“Second, we had a firm focus on market leadership and competitiveness. When I joined GE, Jack Welch was CEO and he drove us to be number one or number two in every market we served. That drives a culture of competitiveness which unleashes innovation and it ultimately results in
“The third GE value that really matters to me is leadership, not just internally but externally as well,” Fludder emphasized. “I am fortunate that GE placed me in a series of demanding leadership roles of increasing responsibility and I really developed as a leader, ultimately becoming an officer of the corporation. I learned leadership in a team construct and for me it’s really a contact sport. Situations of all kinds are rarely crystal clear at the outset so you need to dive in and mix it up with folks, find out what does and doesn’t work, change course along the way, and create clarity and a direction forward so the team can succeed. But this applies externally as well.
“We’re not just a supplier, we’re among a set of diverse stakeholders that make the complex electricity system work. And since we’re fundamentally transforming the way it works, it impacts everyone. We’re changing the status quo of an entire industry and of course it’s an industry comprised of people. Every stakeholder in this industry is facing change: customers, suppliers, utility folks, regulators, consumers, you name it. At GE I learned how valuable it is to engage and collaborate with diverse external stakeholders to bring about leadership of the industry as a whole.”
INNOVATION AS STANDARD
Fludder cited innovation as the key driver of LS Energy Solutions’ ongoing and future success and also stressed its importance to promoting clean energy amid a wider shift in the social responsibility of the energy industry as a whole. “You won’t get far with clean energy without energy storage,” he insisted. “We do a tremendous amount of R&D to make all the components of the system more energy efficient, and this makes them more economical and more sustainable for society at the same time. The more cost effective we can make things through innovation, the more quickly we’re going to accelerate the transition of the electric power system to a cleaner system for the future.”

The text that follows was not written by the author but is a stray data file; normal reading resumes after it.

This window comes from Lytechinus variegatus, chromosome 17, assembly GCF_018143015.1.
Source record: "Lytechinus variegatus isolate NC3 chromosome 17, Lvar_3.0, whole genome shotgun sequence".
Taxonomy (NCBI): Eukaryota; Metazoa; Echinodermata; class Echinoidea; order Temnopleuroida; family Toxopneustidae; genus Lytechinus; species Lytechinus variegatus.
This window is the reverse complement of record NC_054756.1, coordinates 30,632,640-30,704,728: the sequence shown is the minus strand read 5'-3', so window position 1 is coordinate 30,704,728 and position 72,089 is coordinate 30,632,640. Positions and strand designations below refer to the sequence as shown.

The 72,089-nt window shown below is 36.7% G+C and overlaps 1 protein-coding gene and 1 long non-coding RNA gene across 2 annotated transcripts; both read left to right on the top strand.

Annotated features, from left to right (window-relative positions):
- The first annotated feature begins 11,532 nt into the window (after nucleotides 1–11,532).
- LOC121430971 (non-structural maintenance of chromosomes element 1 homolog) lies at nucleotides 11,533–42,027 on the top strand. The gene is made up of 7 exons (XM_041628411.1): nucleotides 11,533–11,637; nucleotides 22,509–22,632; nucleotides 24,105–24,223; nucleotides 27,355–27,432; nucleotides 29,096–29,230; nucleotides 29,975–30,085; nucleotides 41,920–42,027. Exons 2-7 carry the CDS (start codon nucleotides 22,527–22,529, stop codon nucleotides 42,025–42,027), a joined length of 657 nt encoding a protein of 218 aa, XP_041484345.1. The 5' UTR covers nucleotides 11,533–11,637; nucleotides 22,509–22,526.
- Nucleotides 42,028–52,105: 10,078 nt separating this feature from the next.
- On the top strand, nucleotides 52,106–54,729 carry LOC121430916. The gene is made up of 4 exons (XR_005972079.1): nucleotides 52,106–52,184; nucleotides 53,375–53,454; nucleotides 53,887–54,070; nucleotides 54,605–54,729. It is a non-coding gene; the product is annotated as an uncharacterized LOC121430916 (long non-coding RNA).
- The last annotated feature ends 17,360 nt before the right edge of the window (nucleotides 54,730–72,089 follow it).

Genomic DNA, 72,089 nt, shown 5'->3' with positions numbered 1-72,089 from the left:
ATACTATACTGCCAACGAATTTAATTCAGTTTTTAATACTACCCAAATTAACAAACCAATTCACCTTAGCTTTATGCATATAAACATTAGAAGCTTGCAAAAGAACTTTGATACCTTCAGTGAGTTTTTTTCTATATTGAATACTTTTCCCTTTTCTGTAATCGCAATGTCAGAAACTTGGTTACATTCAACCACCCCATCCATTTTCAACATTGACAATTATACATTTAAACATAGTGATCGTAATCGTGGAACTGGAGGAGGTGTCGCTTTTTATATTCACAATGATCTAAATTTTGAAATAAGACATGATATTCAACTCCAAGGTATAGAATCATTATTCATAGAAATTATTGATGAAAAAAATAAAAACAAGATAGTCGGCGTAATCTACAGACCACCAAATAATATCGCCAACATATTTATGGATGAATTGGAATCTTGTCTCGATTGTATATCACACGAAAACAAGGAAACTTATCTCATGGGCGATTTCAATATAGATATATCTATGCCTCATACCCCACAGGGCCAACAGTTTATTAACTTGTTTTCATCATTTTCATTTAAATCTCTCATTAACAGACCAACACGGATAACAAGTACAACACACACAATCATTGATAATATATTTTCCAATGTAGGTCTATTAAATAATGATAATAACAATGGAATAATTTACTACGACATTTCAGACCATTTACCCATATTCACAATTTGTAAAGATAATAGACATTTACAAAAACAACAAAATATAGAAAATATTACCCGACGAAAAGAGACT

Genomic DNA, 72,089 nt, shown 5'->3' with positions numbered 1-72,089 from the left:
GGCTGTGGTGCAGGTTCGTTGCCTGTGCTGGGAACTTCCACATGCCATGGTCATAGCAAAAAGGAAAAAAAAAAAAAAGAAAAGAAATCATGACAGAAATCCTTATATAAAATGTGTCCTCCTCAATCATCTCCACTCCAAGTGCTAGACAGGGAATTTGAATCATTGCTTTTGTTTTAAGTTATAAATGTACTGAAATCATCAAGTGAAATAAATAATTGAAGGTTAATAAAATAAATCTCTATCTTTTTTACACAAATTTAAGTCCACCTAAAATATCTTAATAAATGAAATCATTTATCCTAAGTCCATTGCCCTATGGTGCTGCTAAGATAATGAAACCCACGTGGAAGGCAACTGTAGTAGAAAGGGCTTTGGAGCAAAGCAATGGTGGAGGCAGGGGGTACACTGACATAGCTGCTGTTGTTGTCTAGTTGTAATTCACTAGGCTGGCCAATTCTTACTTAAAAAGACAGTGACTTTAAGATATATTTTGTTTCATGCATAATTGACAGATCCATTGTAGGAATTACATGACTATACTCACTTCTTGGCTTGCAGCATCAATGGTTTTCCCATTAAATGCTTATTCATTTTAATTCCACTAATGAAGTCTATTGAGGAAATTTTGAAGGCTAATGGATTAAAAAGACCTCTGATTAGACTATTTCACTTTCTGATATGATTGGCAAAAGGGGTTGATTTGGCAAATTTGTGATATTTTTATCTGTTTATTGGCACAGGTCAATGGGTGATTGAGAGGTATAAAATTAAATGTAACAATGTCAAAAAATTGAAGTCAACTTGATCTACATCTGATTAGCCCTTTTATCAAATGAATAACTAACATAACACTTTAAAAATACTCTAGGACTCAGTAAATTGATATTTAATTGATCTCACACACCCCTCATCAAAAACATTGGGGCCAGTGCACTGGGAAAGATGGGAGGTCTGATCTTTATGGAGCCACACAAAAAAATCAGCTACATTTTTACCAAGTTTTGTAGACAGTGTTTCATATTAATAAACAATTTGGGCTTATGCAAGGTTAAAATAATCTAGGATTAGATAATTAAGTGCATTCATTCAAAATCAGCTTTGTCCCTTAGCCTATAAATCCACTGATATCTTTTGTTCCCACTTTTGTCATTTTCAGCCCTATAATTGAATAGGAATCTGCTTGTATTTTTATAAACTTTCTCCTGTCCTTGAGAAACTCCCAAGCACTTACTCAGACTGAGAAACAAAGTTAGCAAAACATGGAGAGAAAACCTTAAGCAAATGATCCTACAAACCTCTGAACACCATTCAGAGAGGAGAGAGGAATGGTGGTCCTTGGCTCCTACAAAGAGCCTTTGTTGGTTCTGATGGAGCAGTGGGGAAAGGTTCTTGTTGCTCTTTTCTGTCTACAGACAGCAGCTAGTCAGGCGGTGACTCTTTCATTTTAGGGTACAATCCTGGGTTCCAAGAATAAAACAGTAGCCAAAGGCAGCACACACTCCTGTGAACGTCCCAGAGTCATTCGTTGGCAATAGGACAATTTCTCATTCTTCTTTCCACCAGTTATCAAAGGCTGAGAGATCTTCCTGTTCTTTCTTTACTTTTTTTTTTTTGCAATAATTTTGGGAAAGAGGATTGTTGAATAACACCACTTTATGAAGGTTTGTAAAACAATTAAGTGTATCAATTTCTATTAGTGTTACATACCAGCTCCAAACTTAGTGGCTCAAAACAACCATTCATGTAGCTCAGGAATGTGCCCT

While LS Energy Solutions’ core expertise and offerings center on power electronics, system design and integration, and advanced software controls, the company collaborates with outside suppliers for standard items such as batteries, mechanical enclosures, thermal management systems, and controls hardware.
“We strategically partner with companies that specialize in subsections of our systems to provide the best possible solution,” Curt Feldman, Director of Sales and Businesses Development, told CEO Magazine. “Through close collaboration with other engineering teams, we can develop and deliver more innovative systems with improved performance and reliability.”
As of this writing, LS Energy Solutions is also expanding its footprint beyond its traditional North Carolina base to the Boston, Massachusetts area where Fludder believes a combination of market opportunities and an impressive array of technical talent from the various education institutions in the area further add to LS Energy Solutions’ leadership in the energy storage market.
“I’m an MIT grad myself and there’s a significant, continuous flow of innovation and startup companies that come out of MIT in the energy space and especially battery technology companies,” he explained. “There are companies in greater Boston developing solid state batteries, lithium metal batteries, next generation “beyond lithium” batteries, and software, as well as data science around how energy storage systems, renewable generators and the grid can function more optimally.”
“There’s just an enormous amount of activity in the Boston area, and it’s not limited to MIT,” Fludder elaborated. “In much the same way that these institutions created the tech community that used to be centered in Boston and later moved to Silicon Valley, the Boston area is a substantial clean energy technology innovation hub and that’s why we need a footprint both in Charlotte, our historic headquarters, as well as in Boston.”
By Anthony Moran